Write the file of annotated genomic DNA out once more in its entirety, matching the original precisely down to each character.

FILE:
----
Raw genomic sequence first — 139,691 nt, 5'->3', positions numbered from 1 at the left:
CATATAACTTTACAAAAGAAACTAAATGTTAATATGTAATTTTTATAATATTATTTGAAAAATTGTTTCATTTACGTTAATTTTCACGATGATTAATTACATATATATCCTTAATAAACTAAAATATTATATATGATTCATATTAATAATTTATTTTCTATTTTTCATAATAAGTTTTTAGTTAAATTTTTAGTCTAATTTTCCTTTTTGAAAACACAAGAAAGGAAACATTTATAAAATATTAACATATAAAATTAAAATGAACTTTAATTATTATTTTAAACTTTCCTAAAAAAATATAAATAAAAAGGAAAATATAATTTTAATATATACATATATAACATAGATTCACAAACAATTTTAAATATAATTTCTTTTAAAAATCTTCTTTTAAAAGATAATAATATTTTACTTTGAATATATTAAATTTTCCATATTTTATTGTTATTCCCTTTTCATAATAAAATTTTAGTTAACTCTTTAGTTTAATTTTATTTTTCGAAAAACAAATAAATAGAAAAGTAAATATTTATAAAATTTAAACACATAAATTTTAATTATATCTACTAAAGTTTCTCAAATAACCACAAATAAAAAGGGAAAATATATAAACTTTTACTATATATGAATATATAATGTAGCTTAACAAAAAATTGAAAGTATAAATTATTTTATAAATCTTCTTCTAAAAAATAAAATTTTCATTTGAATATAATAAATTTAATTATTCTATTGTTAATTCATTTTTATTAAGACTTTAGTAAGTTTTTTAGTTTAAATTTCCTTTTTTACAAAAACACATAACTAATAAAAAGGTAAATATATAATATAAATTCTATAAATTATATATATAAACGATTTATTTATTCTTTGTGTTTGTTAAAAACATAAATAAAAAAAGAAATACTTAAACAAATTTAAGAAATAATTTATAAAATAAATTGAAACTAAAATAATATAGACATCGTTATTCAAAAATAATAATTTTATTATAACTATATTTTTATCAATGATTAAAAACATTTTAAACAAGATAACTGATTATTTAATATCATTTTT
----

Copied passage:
Raw genomic sequence first — 139,691 nt, 5'->3', positions numbered from 1 at the left:
CATATAACTTTACAAAAGAAACTAAATGTTAATATGTAATTTTTATAATATTATTTGAAAAATTGTTTCATTTACGTTAATTTTCACGATGATTAATTACATATATATCCTTAATAAACTAAAATATTATATATGATTCATATTAATAATTTATTTTCTATTTTTCATAATAAGTTTTTAGTTAAATTTTTAGTCTAATTTTCCTTTTTGAAAACACAAGAAAGGAAACATTTATAAAATATTAACATATAAAATTAAAATGAACTTTAATTATTATTTTAAACTTTCCTAAAAAAATATAAATAAAAAGGAAAATATAATTTTAATATATACATATATAACATAGATTCACAAACAATTTTAAATATAATTTCTTTTAAAAATCTTCTTTTAAAAGATAATAATATTTTACTTTGAATATATTAAATTTTCCATATTTTATTGTTATTCCCTTTTCATAATAAAATTTTAGTTAACTCTTTAGTTTAATTTTATTTTTCGAAAAACAAATAAATAGAAAAGTAAATATTTATAAAATTTAAACACATAAATTTTAATTATATCTACTAAAGTTTCTCAAATAACCACAAATAAAAAGGGAAAATATATAAACTTTTACTATATATGAATATATAATGTAGCTTAACAAAAAATTGAAAGTATAAATTATTTTATAAATCTTCTTCTAAAAAATAAAATTTTCATTTGAATATAATAAATTTAATTATTCTATTGTTAATTCATTTTTATTAAGACTTTAGTAAGTTTTTTAGTTTAAATTTCCTTTTTTACAAAAACACATAACTAATAAAAAGGTAAATATATAATATAAATTCTATAAATTATATATATAAACGATTTATTTATTCTTTGTGTTTGTTAAAAACATAAATAAAAAAAGAAATACTTAAACAAATTTAAGAAATAATTTATAAAATAAATTGAAACTAAAATAATATAGACATCGTTATTCAAAAATAATAATTTTATTATAACTATATTTTTATCAATGATTAAAAACATTTTAAACAAGATAACTGATTATTTAATATCATTTTT